Raptors and grouse: a conflict in the uplands?

Author Thirgood, S.J. & Redpath, S.M.
Citation Thirgood, S.J. & Redpath, S.M. (1999). Raptors and grouse: a conflict in the uplands?. In: Adams, N.J. & Slotow, R.H. (eds) Proceedings of the 22nd International Ornithological Congress: 2125-2129. Birdlife South Africa, Johannesburg.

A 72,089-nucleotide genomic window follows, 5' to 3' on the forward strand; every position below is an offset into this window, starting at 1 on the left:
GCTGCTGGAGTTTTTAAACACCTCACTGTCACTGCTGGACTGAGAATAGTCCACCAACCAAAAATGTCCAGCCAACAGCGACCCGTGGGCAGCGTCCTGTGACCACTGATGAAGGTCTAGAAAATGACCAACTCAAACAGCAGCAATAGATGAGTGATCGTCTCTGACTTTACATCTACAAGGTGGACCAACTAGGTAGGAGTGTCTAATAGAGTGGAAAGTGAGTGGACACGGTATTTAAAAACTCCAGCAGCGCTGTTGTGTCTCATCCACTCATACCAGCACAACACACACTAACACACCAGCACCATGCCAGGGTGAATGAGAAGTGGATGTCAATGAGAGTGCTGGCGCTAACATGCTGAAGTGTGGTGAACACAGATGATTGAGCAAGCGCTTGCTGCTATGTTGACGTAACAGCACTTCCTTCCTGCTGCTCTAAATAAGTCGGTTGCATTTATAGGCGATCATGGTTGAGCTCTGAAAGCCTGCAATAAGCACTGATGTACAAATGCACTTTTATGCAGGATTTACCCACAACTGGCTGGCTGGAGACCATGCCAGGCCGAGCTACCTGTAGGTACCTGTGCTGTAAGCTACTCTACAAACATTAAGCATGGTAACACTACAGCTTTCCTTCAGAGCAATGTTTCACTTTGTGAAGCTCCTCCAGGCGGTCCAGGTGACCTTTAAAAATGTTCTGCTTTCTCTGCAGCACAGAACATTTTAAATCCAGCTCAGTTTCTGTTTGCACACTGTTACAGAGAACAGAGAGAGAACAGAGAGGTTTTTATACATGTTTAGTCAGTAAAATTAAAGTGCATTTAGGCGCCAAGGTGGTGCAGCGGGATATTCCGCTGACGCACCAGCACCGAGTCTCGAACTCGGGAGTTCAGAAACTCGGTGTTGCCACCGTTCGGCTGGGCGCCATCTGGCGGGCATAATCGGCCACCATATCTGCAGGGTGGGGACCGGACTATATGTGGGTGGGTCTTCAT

Heather moorland is a distinctive habitat which supports an internationally important assemblage of breeding birds. Large areas of heather moorland are managed by private landowners for grouse shooting and this is associated with lower rates of heather loss. There is currently little evidence to support or refute the hypothesis that habitat management and predator control associated with grouse shooting is beneficial to non-game species. Birds of prey are an important component of moorland biodiversity but are subject to persecution on grouse moors. Current illegal persecution limits the distribution and abundance of hen harriers and possibly other raptor species. Under some circumstances predation by harriers and peregrines can reduce both the breeding density of grouse and the post-breeding numbers available for shooting. This is most likely to occur when raptors are at high density because of the abundance of alternative prey and grouse are at low density. Under these circumstances grouse moors may be economically unviable. Habitat management on grouse moors may reduce the densities of alternative prey and raptors but could take decades to achieve significant results. In the meantime, intervention may be required if grouse moors are to remain viable economically without illegal raptor persecution. A range of options are discussed.